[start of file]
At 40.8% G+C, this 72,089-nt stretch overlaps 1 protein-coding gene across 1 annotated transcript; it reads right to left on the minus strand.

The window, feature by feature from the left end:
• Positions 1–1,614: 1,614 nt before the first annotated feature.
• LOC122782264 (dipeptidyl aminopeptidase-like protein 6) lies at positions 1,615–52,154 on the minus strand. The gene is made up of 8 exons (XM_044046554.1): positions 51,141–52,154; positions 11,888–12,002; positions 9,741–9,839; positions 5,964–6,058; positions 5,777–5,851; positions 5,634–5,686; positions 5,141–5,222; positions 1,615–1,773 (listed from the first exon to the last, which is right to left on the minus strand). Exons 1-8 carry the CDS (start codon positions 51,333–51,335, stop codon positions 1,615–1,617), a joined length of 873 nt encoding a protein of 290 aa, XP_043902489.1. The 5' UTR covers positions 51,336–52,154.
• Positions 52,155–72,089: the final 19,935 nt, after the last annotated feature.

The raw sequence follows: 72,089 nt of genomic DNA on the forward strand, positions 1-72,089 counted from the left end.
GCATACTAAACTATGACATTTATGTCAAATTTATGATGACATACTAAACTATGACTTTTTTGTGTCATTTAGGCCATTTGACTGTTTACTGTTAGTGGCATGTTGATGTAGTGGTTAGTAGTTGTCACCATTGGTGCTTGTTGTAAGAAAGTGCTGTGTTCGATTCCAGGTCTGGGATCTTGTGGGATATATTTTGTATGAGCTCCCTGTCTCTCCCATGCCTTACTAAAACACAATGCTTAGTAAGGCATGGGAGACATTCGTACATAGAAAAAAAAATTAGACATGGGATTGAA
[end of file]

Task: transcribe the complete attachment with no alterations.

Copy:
At 40.8% G+C, this 72,089-nt stretch overlaps 1 protein-coding gene across 1 annotated transcript; it reads right to left on the minus strand.

The window, feature by feature from the left end:
• Positions 1–1,614: 1,614 nt before the first annotated feature.
• LOC122782264 (dipeptidyl aminopeptidase-like protein 6) lies at positions 1,615–52,154 on the minus strand. The gene is made up of 8 exons (XM_044046554.1): positions 51,141–52,154; positions 11,888–12,002; positions 9,741–9,839; positions 5,964–6,058; positions 5,777–5,851; positions 5,634–5,686; positions 5,141–5,222; positions 1,615–1,773 (listed from the first exon to the last, which is right to left on the minus strand). Exons 1-8 carry the CDS (start codon positions 51,333–51,335, stop codon positions 1,615–1,617), a joined length of 873 nt encoding a protein of 290 aa, XP_043902489.1. The 5' UTR covers positions 51,336–52,154.
• Positions 52,155–72,089: the final 19,935 nt, after the last annotated feature.

The raw sequence follows: 72,089 nt of genomic DNA on the forward strand, positions 1-72,089 counted from the left end.
GCATACTAAACTATGACATTTATGTCAAATTTATGATGACATACTAAACTATGACTTTTTTGTGTCATTTAGGCCATTTGACTGTTTACTGTTAGTGGCATGTTGATGTAGTGGTTAGTAGTTGTCACCATTGGTGCTTGTTGTAAGAAAGTGCTGTGTTCGATTCCAGGTCTGGGATCTTGTGGGATATATTTTGTATGAGCTCCCTGTCTCTCCCATGCCTTACTAAAACACAATGCTTAGTAAGGCATGGGAGACATTCGTACATAGAAAAAAAAATTAGACATGGGATTGAA